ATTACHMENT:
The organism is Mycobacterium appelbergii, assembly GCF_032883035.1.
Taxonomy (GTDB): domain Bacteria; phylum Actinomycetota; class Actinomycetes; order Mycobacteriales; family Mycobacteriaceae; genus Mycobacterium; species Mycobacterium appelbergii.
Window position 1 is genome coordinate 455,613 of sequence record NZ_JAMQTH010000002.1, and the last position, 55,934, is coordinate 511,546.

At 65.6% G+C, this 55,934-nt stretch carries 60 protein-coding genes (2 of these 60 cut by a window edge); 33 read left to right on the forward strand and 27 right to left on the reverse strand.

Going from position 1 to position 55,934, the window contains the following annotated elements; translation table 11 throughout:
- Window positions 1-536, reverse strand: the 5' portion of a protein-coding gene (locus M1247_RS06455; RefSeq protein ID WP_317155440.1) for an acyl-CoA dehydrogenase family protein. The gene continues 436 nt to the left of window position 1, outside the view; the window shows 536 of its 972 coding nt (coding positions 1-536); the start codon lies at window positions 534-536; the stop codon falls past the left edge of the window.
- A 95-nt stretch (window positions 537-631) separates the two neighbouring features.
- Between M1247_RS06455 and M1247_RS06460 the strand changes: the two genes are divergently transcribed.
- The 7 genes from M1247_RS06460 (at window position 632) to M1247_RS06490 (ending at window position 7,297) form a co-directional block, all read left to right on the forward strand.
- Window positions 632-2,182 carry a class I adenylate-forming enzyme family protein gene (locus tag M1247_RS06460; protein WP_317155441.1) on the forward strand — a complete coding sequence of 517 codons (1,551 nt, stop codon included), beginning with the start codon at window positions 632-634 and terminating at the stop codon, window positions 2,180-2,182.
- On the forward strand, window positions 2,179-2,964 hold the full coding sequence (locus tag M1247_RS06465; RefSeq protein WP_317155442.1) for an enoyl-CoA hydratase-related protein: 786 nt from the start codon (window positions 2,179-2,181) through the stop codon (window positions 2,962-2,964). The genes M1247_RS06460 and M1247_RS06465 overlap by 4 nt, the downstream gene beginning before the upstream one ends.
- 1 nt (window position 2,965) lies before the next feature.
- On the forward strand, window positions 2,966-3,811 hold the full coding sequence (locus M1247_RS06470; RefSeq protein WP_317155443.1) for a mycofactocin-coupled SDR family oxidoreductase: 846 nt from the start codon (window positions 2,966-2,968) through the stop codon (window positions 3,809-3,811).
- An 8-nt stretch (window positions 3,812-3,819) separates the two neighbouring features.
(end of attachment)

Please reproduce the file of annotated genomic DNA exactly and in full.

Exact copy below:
The organism is Mycobacterium appelbergii, assembly GCF_032883035.1.
Taxonomy (GTDB): domain Bacteria; phylum Actinomycetota; class Actinomycetes; order Mycobacteriales; family Mycobacteriaceae; genus Mycobacterium; species Mycobacterium appelbergii.
Window position 1 is genome coordinate 455,613 of sequence record NZ_JAMQTH010000002.1, and the last position, 55,934, is coordinate 511,546.

At 65.6% G+C, this 55,934-nt stretch carries 60 protein-coding genes (2 of these 60 cut by a window edge); 33 read left to right on the forward strand and 27 right to left on the reverse strand.

Going from position 1 to position 55,934, the window contains the following annotated elements; translation table 11 throughout:
- Window positions 1-536, reverse strand: the 5' portion of a protein-coding gene (locus M1247_RS06455; RefSeq protein ID WP_317155440.1) for an acyl-CoA dehydrogenase family protein. The gene continues 436 nt to the left of window position 1, outside the view; the window shows 536 of its 972 coding nt (coding positions 1-536); the start codon lies at window positions 534-536; the stop codon falls past the left edge of the window.
- A 95-nt stretch (window positions 537-631) separates the two neighbouring features.
- Between M1247_RS06455 and M1247_RS06460 the strand changes: the two genes are divergently transcribed.
- The 7 genes from M1247_RS06460 (at window position 632) to M1247_RS06490 (ending at window position 7,297) form a co-directional block, all read left to right on the forward strand.
- Window positions 632-2,182 carry a class I adenylate-forming enzyme family protein gene (locus tag M1247_RS06460; protein WP_317155441.1) on the forward strand — a complete coding sequence of 517 codons (1,551 nt, stop codon included), beginning with the start codon at window positions 632-634 and terminating at the stop codon, window positions 2,180-2,182.
- On the forward strand, window positions 2,179-2,964 hold the full coding sequence (locus tag M1247_RS06465; RefSeq protein WP_317155442.1) for an enoyl-CoA hydratase-related protein: 786 nt from the start codon (window positions 2,179-2,181) through the stop codon (window positions 2,962-2,964). The genes M1247_RS06460 and M1247_RS06465 overlap by 4 nt, the downstream gene beginning before the upstream one ends.
- 1 nt (window position 2,965) lies before the next feature.
- On the forward strand, window positions 2,966-3,811 hold the full coding sequence (locus M1247_RS06470; RefSeq protein WP_317155443.1) for a mycofactocin-coupled SDR family oxidoreductase: 846 nt from the start codon (window positions 2,966-2,968) through the stop codon (window positions 3,809-3,811).
- An 8-nt stretch (window positions 3,812-3,819) separates the two neighbouring features.